- Increased feeling of well-being.
- Fewer restrictions on diet and activities.
- Increased energy level.
The following issues must also be considered when assessing the option of kidney transplantation:
- There is a risk that the transplanted kidney will never work or may be rejected by the recipient's body at any time. With rejection, the recipient would require dialysis and have to wait for another kidney transplant.
- Antirejection medications must be taken for as long as the transplanted kidney functions. These medications have many possible side effects.
- Transplant requires major surgery. Surgical complications are possible.
- Transplant may worsen medical conditions such as hypertension or bone disease.
- In some patients, the original kidney disease can return after transplant. Transplant candidates must discuss the chance of recurrence with a nephrologist.
- If a living donor is not available, the waiting period for a cadaver kidney can be lengthy.
During kidney transplant surgery, an incision is made in the transplant recipient's abdomen, usually on the lower right side near the hip bone. The donor kidney is placed near the bladder on the right side of the recipient's pelvis.
Surgeons usually attach the donor ureter to the recipient's bladder, allowing urine from the new kidney to flow normally. Surgeons restore blood supply to the donor kidney by connecting it to blood vessels supplying the recipient's legs.
The patient's own kidneys are usually not removed. In some cases, such as when the kidneys have been a lingering cause of high blood pressure, one or both kidneys are removed during the transplant or at a later operation.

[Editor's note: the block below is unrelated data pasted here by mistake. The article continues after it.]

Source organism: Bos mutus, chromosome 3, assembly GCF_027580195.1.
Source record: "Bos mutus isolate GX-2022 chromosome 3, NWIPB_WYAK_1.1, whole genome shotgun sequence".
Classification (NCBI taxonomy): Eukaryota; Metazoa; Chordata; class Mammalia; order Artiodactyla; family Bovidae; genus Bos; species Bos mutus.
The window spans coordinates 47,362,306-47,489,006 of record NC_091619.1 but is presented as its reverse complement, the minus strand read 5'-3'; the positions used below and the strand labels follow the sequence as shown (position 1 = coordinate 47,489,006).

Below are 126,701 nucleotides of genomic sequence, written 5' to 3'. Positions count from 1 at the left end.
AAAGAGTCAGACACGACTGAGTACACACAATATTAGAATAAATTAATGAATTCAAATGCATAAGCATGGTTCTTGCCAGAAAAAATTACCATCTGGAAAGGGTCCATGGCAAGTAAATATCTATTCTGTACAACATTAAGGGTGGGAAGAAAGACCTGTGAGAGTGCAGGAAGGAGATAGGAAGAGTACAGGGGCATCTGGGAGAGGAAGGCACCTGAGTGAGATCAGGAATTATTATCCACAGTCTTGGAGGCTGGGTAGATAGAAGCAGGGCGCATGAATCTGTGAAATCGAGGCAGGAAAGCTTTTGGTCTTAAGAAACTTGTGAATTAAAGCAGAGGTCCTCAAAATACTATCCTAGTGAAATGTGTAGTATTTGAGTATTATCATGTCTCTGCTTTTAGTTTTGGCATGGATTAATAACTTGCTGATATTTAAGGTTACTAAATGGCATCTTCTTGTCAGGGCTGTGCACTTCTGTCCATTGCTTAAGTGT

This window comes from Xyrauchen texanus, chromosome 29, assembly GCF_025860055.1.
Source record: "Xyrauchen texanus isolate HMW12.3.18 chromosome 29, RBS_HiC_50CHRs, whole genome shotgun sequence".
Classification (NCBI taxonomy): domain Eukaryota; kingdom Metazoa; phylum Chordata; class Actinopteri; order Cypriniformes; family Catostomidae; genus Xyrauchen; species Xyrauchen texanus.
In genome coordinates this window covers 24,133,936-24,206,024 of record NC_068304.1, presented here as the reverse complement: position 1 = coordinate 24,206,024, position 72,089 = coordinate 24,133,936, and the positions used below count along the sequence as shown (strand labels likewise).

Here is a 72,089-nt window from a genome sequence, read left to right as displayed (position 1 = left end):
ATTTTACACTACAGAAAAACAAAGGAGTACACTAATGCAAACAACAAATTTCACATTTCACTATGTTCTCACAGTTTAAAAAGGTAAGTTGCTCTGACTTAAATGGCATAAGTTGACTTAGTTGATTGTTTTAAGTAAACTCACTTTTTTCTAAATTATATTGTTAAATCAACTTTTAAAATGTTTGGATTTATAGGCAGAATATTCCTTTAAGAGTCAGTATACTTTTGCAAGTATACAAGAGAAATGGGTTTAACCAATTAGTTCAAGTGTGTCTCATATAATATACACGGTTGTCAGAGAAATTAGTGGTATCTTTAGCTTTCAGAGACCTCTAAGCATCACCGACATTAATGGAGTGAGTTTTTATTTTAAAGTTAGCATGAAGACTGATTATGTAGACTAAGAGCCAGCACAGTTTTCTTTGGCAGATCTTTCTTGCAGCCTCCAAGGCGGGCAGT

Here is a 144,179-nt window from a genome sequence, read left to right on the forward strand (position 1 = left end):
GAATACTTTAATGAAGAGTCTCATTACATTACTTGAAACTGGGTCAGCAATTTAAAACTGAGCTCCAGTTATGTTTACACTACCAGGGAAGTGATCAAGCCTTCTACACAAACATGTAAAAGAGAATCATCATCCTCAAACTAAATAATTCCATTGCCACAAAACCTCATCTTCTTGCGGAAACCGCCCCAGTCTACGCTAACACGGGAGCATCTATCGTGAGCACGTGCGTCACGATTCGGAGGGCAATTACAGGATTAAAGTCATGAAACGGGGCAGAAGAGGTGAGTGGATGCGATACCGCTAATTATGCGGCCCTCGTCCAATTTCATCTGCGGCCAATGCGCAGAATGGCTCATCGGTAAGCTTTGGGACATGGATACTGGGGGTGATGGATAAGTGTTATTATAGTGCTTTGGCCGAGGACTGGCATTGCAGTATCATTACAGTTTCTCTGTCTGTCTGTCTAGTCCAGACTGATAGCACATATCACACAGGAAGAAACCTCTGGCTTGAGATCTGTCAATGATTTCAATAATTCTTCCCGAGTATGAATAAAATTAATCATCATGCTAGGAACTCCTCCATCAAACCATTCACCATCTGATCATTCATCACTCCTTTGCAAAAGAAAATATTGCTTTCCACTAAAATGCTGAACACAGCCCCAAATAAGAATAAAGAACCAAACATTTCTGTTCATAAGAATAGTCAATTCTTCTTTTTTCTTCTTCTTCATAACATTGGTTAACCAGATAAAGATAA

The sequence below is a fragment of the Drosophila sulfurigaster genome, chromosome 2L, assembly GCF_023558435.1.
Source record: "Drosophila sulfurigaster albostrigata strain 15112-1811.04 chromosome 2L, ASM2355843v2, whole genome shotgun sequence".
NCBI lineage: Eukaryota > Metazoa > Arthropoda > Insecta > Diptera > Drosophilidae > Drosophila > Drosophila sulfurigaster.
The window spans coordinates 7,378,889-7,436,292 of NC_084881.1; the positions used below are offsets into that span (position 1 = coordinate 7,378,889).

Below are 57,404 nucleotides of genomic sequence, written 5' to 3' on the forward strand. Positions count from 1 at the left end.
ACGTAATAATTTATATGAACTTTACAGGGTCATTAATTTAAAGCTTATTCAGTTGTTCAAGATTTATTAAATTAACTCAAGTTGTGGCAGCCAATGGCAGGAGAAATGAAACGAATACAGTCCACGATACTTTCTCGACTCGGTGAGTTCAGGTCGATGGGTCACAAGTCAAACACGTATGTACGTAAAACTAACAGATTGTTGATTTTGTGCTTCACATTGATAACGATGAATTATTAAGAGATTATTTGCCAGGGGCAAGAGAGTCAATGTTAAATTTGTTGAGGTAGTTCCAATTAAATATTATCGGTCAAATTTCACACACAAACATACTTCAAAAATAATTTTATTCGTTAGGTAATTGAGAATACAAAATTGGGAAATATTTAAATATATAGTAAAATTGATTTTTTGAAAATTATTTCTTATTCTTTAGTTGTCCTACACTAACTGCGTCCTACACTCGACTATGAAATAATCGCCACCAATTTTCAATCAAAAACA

Transplant typically takes about three hours. The recipient usually gets out of bed and takes a short walk the day after surgery. Liquids can be sipped the day of surgery, and a normal diet is usually resumed within two to three days.
During recovery, most patients gradually experience less discomfort in the incision, a greater ability to move around, and return to normal activities. The donor kidney should begin to function immediately, and patients typically remain in the hospital for three to five days.
After Bruce is eventually dismissed from the hospital, he will need to stay near Mayo Clinic for approximately three to four weeks so Mayo staff can monitor the function of the new kidney and the his recovery.
During that time, Bruce will make regular visits to see the medical and surgical staff and the transplant coordinators.
Mayo staff will also update local health care providers about the Bruce's progress and Mayo's recommendations for his care after he returns home to Vermillion.
Mayo's staff will provide consultation or support as necessary.
Follow-up appointments at Mayo Clinic are sometimes necessary during the first year after surgery, and some patients are asked to return annually. Mayo staff are always available if problems arise.
Within three to six weeks after surgery, most kidney transplant recipients like Bruce can resume their usual daily activities, including returning to work. Mayo's transplant nurse coordinators remain in close contact with the transplant recipient and the physician who provides regular care at home. Bruce will be required to carefully follow a treatment plan developed in cooperation with his physician and the Mayo transplant team.
All transplant recipients need lifelong treatment with immunosuppressant medicines to prevent rejection of the transplanted kidney. These medications must be taken daily.